The process began too quickly to believe. I found out via Facebook around 3:45, rushed over by 4:30, and was leaving by 5:30.
An injunction was slapped on the case as the statue was being secured into the crane, and hundreds of people went home either overjoyed or disheartened.
“He might not come down today, and he might not come down tomorrow, but he will come down,” said an elderly African American woman, smiling as her eyes watered up. She was stoic in the face of Confederate sympathizers and knew that victory was inevitable.
Robert E. Lee didn’t come down that day, but he would end up being removed less than a week later.
I hadn’t even thought it possible that the City Council of Dallas would vote to remove the statue, let alone almost unanimously (the vote was 13-3). This vote, of course, happened in the wake of the events of Charlottesville and is part of a polarizing debate about Confederate monuments.
I went back twice before the statue was taken away (the day after Sid Fitzwater, the judge, ruled in favor of removing it, and once again to take in the scene), and then again on the day it was removed. I sat on the curb for two hours next to a woman in her late twenties, watching workers ceaselessly drill at the base of the statue, wondering why it took so long to topple.
Like how long it took to end slavery in the United States? I wondered.
The first day I went out to Robert E. Lee Park, I met a nine-year-old girl who yelled at a man defending the statue.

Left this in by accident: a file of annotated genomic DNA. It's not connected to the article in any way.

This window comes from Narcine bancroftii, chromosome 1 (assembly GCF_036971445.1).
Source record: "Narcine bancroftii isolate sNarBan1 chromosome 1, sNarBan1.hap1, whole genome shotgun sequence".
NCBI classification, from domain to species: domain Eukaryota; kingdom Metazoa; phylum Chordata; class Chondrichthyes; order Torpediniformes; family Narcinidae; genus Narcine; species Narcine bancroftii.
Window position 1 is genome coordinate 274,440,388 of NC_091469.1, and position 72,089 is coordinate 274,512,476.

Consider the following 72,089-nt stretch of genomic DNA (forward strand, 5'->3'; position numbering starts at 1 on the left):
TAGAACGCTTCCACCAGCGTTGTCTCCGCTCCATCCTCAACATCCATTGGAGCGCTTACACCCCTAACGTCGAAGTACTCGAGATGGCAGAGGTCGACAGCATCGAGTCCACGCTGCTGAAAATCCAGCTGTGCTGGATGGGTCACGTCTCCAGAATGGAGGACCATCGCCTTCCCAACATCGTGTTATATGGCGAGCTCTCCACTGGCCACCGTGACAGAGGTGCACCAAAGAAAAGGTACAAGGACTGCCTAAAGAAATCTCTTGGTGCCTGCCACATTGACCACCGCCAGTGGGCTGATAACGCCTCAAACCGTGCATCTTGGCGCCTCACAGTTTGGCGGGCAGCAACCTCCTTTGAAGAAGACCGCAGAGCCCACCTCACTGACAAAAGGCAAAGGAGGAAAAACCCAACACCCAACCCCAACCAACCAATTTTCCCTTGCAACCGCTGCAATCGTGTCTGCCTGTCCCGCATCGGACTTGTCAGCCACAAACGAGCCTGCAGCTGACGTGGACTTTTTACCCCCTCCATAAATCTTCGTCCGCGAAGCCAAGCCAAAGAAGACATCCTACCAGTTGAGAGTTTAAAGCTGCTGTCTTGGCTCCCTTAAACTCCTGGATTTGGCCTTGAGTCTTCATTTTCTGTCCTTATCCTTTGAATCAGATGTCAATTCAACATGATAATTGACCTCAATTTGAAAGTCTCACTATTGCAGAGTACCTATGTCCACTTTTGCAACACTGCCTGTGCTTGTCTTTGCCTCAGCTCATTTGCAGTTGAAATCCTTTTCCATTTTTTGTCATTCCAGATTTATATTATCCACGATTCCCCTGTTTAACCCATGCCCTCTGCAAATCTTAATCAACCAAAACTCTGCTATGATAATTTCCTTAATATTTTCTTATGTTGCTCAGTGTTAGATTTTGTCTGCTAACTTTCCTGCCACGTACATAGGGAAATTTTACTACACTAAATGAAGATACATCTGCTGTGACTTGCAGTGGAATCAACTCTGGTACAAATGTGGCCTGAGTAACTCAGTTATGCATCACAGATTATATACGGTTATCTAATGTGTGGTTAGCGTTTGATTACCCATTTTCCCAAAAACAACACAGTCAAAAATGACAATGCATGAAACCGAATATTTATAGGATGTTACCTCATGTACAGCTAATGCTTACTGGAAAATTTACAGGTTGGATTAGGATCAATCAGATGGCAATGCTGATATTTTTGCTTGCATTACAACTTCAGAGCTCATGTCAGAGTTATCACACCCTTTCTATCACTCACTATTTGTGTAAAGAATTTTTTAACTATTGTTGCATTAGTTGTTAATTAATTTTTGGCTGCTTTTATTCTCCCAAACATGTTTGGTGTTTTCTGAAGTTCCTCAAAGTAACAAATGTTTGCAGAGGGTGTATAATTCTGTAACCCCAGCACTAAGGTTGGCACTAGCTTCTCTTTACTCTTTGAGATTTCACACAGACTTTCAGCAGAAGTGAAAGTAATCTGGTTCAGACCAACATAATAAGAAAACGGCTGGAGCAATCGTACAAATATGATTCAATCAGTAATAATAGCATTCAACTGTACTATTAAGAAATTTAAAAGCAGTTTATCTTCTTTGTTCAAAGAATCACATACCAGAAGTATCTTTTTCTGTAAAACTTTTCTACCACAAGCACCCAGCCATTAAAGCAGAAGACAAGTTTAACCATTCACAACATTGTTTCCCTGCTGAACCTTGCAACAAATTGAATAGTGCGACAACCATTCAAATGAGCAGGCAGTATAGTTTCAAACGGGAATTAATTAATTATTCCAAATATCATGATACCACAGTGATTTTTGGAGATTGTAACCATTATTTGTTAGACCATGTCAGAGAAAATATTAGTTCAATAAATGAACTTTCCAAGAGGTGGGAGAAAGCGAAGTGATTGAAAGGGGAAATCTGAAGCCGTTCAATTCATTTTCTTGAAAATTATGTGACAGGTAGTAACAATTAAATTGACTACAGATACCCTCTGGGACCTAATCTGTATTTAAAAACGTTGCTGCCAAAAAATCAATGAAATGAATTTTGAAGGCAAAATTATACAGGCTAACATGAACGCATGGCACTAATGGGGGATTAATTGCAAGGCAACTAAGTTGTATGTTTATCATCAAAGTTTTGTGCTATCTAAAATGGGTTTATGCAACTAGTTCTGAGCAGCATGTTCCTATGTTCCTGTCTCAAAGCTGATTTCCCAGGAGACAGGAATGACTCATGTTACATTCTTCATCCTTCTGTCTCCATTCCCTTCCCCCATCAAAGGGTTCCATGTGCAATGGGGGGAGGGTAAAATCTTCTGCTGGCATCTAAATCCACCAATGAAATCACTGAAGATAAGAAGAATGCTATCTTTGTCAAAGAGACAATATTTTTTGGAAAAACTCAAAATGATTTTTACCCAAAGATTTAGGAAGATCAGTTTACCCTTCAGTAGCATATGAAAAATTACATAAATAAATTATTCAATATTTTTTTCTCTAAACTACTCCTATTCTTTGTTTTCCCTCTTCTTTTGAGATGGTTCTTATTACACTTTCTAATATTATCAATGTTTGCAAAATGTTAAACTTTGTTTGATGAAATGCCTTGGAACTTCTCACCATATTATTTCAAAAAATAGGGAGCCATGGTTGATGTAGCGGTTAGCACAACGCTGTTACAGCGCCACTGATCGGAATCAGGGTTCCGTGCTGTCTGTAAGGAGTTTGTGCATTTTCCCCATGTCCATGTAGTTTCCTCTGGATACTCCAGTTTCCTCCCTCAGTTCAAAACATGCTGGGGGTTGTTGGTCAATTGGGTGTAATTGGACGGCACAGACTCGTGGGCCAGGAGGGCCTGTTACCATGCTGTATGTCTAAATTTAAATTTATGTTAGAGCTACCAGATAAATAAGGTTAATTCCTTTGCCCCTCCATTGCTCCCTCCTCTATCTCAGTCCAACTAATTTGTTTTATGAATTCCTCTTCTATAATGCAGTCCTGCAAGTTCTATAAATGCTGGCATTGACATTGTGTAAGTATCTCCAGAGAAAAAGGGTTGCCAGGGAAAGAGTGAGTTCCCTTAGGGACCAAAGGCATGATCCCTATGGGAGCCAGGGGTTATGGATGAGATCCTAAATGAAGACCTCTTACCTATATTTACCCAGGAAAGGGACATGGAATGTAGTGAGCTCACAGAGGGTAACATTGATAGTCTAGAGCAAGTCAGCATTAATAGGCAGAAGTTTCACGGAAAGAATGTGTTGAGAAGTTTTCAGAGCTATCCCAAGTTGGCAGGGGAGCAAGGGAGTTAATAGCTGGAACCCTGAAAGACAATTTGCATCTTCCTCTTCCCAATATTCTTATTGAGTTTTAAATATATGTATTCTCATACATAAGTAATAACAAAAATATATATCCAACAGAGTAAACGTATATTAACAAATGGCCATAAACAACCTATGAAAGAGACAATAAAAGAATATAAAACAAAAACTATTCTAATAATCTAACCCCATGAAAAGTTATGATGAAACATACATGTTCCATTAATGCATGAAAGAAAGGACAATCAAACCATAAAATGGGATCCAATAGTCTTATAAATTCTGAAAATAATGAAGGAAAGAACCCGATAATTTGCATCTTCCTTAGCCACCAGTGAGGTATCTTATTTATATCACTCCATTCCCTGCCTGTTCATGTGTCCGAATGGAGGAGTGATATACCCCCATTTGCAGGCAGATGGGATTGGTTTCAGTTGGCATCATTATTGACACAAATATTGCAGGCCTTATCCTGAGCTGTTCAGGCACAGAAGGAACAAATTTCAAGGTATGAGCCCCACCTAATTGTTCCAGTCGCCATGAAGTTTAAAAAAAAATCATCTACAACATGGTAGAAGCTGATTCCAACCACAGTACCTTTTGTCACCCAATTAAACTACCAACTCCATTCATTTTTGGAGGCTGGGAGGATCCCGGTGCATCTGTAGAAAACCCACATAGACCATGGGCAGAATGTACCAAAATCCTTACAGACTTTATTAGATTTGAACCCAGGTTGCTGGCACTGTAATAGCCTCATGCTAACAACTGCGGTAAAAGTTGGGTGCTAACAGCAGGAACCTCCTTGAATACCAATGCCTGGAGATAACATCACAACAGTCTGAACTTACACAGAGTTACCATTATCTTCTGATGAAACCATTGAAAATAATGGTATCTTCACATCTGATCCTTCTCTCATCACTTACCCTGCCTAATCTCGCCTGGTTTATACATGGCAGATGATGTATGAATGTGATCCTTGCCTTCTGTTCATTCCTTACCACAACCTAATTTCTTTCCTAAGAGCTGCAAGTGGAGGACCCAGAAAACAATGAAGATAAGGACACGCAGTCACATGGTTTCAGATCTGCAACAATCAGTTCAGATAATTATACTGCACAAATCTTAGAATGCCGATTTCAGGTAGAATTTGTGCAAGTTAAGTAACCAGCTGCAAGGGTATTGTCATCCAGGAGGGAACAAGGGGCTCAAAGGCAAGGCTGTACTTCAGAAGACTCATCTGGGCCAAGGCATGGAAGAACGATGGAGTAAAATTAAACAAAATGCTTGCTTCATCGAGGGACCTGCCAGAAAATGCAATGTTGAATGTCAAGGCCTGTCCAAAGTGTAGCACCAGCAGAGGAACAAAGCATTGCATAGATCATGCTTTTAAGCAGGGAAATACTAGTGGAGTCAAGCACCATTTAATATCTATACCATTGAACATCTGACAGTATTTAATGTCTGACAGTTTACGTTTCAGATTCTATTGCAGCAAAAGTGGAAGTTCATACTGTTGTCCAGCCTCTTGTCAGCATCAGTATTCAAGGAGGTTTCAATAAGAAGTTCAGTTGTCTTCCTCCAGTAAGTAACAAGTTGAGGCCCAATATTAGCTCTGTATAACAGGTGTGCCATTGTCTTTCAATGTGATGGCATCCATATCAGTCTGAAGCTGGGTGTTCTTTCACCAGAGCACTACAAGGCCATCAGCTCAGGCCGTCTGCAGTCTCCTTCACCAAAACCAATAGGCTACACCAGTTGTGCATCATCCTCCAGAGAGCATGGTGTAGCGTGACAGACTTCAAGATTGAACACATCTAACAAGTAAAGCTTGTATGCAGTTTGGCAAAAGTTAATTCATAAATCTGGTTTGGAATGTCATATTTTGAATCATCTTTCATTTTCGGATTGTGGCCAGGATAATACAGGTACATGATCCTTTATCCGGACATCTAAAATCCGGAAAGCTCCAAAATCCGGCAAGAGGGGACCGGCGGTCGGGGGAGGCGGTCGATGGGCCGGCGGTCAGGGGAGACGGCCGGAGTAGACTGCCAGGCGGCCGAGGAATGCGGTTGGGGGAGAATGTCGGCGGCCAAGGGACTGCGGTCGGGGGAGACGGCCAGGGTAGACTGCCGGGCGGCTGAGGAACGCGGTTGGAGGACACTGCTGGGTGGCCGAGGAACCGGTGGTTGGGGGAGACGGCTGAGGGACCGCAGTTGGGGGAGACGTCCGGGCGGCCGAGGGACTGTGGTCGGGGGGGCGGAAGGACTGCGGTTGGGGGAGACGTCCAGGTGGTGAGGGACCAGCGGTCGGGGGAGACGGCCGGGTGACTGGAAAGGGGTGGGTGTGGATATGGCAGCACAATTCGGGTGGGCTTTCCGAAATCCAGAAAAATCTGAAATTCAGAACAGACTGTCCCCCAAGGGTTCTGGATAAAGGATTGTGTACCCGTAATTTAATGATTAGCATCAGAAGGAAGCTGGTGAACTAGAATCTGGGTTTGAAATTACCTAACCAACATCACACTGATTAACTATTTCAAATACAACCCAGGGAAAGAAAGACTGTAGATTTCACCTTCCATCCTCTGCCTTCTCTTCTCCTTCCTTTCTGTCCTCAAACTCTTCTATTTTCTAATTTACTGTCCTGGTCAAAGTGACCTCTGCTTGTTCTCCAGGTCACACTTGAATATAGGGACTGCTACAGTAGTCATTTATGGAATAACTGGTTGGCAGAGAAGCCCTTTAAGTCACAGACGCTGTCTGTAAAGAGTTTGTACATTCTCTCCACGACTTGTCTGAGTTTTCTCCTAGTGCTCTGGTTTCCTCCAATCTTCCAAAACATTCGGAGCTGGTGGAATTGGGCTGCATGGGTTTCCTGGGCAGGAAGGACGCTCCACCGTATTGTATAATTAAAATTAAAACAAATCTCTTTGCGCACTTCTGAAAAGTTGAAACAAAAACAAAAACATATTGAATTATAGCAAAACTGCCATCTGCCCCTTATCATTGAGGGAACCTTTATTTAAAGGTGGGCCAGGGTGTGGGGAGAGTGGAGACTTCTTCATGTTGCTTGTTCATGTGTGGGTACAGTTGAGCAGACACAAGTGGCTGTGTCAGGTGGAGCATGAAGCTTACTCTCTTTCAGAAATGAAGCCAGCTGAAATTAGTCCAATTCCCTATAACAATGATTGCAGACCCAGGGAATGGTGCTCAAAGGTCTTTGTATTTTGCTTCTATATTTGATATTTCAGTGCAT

“I don’t know why people are surprised when they hear that children are interested in politics and social justice,” she told me. “The statue needs to come down. The Confederates lost, so they should just move it.”
She was one of the more rational people there that day.
The woman I sat with on the curb the day the statue came down was fearful of a Charlottesville-esque incident. So were her loved ones: she had received anxious texts from friends telling her to be careful. She kept a wary eye out for potential dangerous situations, and I couldn’t help to be wary myself, because of Dallas’ history with firearms.
It’s no secret that angry people and guns are a violent combination. There was no better scene for this than the removal of the Lee statue, but fortunately, events stayed relatively peaceful.
Of course, people did not keep quiet. I saw a few white men draped in Confederate flags, but what amazed me the most were the pro-removal citizens (mostly people of color) who engaged in civil discourse with them on the matter. These were acts of utmost courage, and I have unparalleled respect for these people.
Every day that I went out to Robert E. Lee Park, I saw a man painting renditions of the statue. I asked a Dallas Morning News reporter if the man was doing this as an act of solidarity with the monument. The News reporter replied, “No, I don’t think so. He’s just doing it because in a few days he no longer will be able to.”
After a two-hour removal process on Thursday, the statue was finally hoisted away and driven off for safekeeping. I witnessed history by watching the removal of that statue, and I know I was on the right side of it.
I hope that other cities will choose to be on the right side of history as well.